Water color of Building Interior
Overview

The first phase of restoration planning is limited in scope to developing feasibility criteria that will be used to identify and evaluate early restoration techniques and owner involvement. Researching the history of the proposed project or structure is critical as part of the first phase of any restoration project, large or small. Restoration is not confined to individual elements such as woodworking or windows. Restoration research develops a complete ‘view’ of the project as it pertains to the greater area or building involved. Then, separate sections are determined and in what order of importance each section is in light of the entire proposed restoration plan. Through this process, a number of important factors are addressed. Not only are sections identified, but also the level of preservation that is needed, the time frame involved and of course the cost for financial consideration.

Identifying and Evaluating

A floor plan, the arrangement of space, features and applied finishes may be, as mentioned above, individually or collectively important in defining the historic character of the project or building and the purpose for which it was constructed. Ask yourself, what was the original intent for this ‘room’, or, what was the original meaning of this window or wood carving. Therefore, identification, retention, protection, and repair should be given prime consideration in every preservation project. We never want to develop plans that would radically change character defining spaces or that would obscure, damage or destroy interior features or finishes. While the exterior of a building may be its most prominent visible aspect, or its "public face," its interior is often more important in conveying the building's history and it’s ‘story’ over time. Therefore, we must identify and evaluate the importance of interior elements prior to restoration work commencement.

Recommending Approaches

When analyzing the various ways one can develop a general plan for restoration, we must realize that often several options are available. The key to restoration is to determine early in the process, exactly what must be preserved or conserved, what is to be historically reproduced, and what areas must inevitably be changed or modified. So, the approach to restoration then includes, as a rule, a combination of all three factors, preservation/conservation, reproduction and modifying.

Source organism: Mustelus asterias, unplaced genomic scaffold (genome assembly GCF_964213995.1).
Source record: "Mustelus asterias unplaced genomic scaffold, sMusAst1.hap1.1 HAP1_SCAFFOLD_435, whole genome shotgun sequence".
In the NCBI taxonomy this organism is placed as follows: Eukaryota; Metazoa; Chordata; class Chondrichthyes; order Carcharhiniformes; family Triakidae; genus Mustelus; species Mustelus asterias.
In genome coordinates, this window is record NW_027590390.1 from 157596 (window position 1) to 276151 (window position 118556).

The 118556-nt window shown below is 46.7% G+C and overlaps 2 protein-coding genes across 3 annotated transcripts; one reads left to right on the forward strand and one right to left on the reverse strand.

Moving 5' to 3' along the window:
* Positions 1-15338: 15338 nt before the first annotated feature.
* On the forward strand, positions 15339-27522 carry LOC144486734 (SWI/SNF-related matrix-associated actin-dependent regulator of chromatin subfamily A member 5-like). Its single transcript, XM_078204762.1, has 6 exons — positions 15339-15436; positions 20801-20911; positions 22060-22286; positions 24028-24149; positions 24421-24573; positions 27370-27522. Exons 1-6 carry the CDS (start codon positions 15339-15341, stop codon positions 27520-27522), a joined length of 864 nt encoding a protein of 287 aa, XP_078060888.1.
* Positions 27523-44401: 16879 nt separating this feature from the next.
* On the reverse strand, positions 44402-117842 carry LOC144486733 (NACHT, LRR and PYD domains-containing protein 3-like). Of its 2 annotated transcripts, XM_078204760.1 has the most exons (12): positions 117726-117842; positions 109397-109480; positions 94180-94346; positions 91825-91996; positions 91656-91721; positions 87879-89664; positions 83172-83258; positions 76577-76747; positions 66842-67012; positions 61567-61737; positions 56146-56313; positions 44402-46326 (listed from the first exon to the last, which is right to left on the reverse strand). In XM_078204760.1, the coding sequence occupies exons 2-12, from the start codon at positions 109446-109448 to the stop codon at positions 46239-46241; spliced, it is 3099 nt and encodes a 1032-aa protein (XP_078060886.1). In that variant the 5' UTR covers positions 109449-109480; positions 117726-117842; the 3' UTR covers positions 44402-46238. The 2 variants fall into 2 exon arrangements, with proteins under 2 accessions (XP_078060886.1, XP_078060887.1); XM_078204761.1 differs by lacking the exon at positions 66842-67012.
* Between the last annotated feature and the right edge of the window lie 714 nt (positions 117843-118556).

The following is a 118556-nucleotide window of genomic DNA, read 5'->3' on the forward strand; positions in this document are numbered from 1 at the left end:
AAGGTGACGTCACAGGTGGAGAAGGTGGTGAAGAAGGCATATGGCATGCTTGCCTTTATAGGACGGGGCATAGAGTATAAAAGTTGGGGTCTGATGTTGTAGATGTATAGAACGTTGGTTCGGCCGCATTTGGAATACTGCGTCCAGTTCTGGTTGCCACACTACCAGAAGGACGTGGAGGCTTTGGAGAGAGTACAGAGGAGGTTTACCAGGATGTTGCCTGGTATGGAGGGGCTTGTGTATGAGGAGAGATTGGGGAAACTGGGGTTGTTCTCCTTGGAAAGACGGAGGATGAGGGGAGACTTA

What does the term "preservation" mean (when referring to historical elements and buildings) for groups such as libraries, archives, historical societies, art guilds, individuals and other institutions that are responsible for historic collections? The term ‘preservation’ in the widest sense encompasses

  • activities that prevent damage to historically significant elements such as proper protection, environmental controls and disaster planning; and
  • activities such as a treatment, replacement, reproduction of elements that address existing damage.
Historical Design of German Playhouse
Building Size Project

Heritage Restoration and Design Studio has perfected a modifiable procedure for the restoration of a historic building interior, whether in full or in part. This would include whole buildings, or just rooms, public areas, restaurants, courthouse chambers, libraries etc. The following is in brief the details of our procedure that can fully involve the client to any degree he may feel is required.

  • Analysis of site conditions
  • Retain and preserve floor plans
  • Print and photo records
  • Apply preliminary costing
  • Obtain owner approval
  • Establish a priority restoration list
  • Design all drawings and submittals
  • Produce an element preservation/reproduction schedule
  • Start all onsite preliminary work
  • Start all shop work
  • Assign historic skilled craftsman to the project
  • Apply detail finishes
  • Complete re-installation
  • Ready for owner occupancy
Element Size Project

Heritage Restoration and Design Studio has perfected a modifiable plan for the restoration of an element, whether in full or in part. This would include art objects, antique windows, oil canvasses, antique furniture such as use in homes, churches, education and legal facilities. The following is a brief description of our procedure that can fully involve the client to any degree he may feel is required.

  • Analysis of the current condition of the object(s)
  • Provide any historical records and information
  • Print and photo records
  • Apply preliminary costing
  • Obtain owner approval
  • Establish a priority restoration list
  • Create any written or decriptive documents
  • Produce an element preservation/reproduction schedule
  • Start all onsite preliminary removal
  • Start all shop work
  • Assign historic skilled craftsman to the project
  • Apply detail finishes
  • Complete re-installation
  • Ready for owner approval

With either of these two approaches, designed for large and small projects, preservation and historically significant elements will be restored in the proper manner with skilled craftsmen. We believe very strongly in our Mission Statement.

“Design, Restore and Preserve for the Future”